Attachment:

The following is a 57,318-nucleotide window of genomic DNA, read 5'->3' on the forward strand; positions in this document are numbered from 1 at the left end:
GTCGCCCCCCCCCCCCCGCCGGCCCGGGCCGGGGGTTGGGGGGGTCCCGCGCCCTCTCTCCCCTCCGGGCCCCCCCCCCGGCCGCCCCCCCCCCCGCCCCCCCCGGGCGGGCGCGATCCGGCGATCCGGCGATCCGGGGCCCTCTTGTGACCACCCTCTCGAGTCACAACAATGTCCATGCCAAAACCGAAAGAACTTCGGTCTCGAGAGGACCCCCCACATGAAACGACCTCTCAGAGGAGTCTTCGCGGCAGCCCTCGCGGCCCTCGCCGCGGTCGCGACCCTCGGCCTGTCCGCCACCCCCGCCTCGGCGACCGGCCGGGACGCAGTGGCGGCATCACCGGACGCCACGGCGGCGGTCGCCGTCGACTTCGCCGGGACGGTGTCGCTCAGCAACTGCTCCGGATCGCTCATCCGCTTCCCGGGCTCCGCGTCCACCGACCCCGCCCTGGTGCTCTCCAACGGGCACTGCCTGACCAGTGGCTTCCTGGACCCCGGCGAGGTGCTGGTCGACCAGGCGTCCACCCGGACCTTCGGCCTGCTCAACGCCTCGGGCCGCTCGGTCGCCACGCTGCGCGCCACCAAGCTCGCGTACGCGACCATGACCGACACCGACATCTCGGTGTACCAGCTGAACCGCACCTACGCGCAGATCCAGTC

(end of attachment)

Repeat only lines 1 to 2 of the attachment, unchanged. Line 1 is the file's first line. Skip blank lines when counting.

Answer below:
The following is a 57,318-nucleotide window of genomic DNA, read 5'->3' on the forward strand; positions in this document are numbered from 1 at the left end:
GTCGCCCCCCCCCCCCCGCCGGCCCGGGCCGGGGGTTGGGGGGGTCCCGCGCCCTCTCTCCCCTCCGGGCCCCCCCCCCGGCCGCCCCCCCCCCCGCCCCCCCCGGGCGGGCGCGATCCGGCGATCCGGCGATCCGGGGCCCTCTTGTGACCACCCTCTCGAGTCACAACAATGTCCATGCCAAAACCGAAAGAACTTCGGTCTCGAGAGGACCCCCCACATGAAACGACCTCTCAGAGGAGTCTTCGCGGCAGCCCTCGCGGCCCTCGCCGCGGTCGCGACCCTCGGCCTGTCCGCCACCCCCGCCTCGGCGACCGGCCGGGACGCAGTGGCGGCATCACCGGACGCCACGGCGGCGGTCGCCGTCGACTTCGCCGGGACGGTGTCGCTCAGCAACTGCTCCGGATCGCTCATCCGCTTCCCGGGCTCCGCGTCCACCGACCCCGCCCTGGTGCTCTCCAACGGGCACTGCCTGACCAGTGGCTTCCTGGACCCCGGCGAGGTGCTGGTCGACCAGGCGTCCACCCGGACCTTCGGCCTGCTCAACGCCTCGGGCCGCTCGGTCGCCACGCTGCGCGCCACCAAGCTCGCGTACGCGACCATGACCGACACCGACATCTCGGTGTACCAGCTGAACCGCACCTACGCGCAGATCCAGTC